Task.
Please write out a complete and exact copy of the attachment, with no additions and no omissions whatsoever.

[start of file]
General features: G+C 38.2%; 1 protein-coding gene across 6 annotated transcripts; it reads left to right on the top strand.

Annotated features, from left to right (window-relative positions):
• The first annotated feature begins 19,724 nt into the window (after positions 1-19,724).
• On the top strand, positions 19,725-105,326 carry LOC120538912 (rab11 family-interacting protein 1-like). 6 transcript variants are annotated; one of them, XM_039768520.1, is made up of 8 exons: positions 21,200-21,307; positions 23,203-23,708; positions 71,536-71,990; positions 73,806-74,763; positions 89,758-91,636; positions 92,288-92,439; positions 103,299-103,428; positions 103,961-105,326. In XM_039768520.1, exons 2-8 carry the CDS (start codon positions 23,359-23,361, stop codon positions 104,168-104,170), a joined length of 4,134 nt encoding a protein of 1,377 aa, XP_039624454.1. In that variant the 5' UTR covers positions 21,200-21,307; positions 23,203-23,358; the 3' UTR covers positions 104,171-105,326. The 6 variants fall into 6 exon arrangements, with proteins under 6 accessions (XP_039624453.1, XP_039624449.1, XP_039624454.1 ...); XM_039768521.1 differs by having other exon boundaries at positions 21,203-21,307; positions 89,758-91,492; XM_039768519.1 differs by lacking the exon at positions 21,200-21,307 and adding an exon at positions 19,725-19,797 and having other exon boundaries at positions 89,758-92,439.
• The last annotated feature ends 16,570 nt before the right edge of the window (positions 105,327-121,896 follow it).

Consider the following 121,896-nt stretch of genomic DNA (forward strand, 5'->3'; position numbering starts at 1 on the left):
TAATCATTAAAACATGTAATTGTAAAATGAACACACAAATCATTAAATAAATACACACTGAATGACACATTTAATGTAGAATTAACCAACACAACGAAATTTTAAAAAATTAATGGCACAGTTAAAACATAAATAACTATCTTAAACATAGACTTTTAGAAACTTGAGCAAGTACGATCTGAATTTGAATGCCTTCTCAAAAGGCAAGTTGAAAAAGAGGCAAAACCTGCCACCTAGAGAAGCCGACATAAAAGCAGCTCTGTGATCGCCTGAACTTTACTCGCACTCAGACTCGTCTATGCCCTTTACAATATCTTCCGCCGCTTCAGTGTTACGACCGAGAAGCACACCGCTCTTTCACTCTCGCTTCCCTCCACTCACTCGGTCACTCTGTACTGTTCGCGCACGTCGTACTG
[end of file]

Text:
General features: G+C 38.2%; 1 protein-coding gene across 6 annotated transcripts; it reads left to right on the top strand.

Annotated features, from left to right (window-relative positions):
• The first annotated feature begins 19,724 nt into the window (after positions 1-19,724).
• On the top strand, positions 19,725-105,326 carry LOC120538912 (rab11 family-interacting protein 1-like). 6 transcript variants are annotated; one of them, XM_039768520.1, is made up of 8 exons: positions 21,200-21,307; positions 23,203-23,708; positions 71,536-71,990; positions 73,806-74,763; positions 89,758-91,636; positions 92,288-92,439; positions 103,299-103,428; positions 103,961-105,326. In XM_039768520.1, exons 2-8 carry the CDS (start codon positions 23,359-23,361, stop codon positions 104,168-104,170), a joined length of 4,134 nt encoding a protein of 1,377 aa, XP_039624454.1. In that variant the 5' UTR covers positions 21,200-21,307; positions 23,203-23,358; the 3' UTR covers positions 104,171-105,326. The 6 variants fall into 6 exon arrangements, with proteins under 6 accessions (XP_039624453.1, XP_039624449.1, XP_039624454.1 ...); XM_039768521.1 differs by having other exon boundaries at positions 21,203-21,307; positions 89,758-91,492; XM_039768519.1 differs by lacking the exon at positions 21,200-21,307 and adding an exon at positions 19,725-19,797 and having other exon boundaries at positions 89,758-92,439.
• The last annotated feature ends 16,570 nt before the right edge of the window (positions 105,327-121,896 follow it).

Consider the following 121,896-nt stretch of genomic DNA (forward strand, 5'->3'; position numbering starts at 1 on the left):
TAATCATTAAAACATGTAATTGTAAAATGAACACACAAATCATTAAATAAATACACACTGAATGACACATTTAATGTAGAATTAACCAACACAACGAAATTTTAAAAAATTAATGGCACAGTTAAAACATAAATAACTATCTTAAACATAGACTTTTAGAAACTTGAGCAAGTACGATCTGAATTTGAATGCCTTCTCAAAAGGCAAGTTGAAAAAGAGGCAAAACCTGCCACCTAGAGAAGCCGACATAAAAGCAGCTCTGTGATCGCCTGAACTTTACTCGCACTCAGACTCGTCTATGCCCTTTACAATATCTTCCGCCGCTTCAGTGTTACGACCGAGAAGCACACCGCTCTTTCACTCTCGCTTCCCTCCACTCACTCGGTCACTCTGTACTGTTCGCGCACGTCGTACTG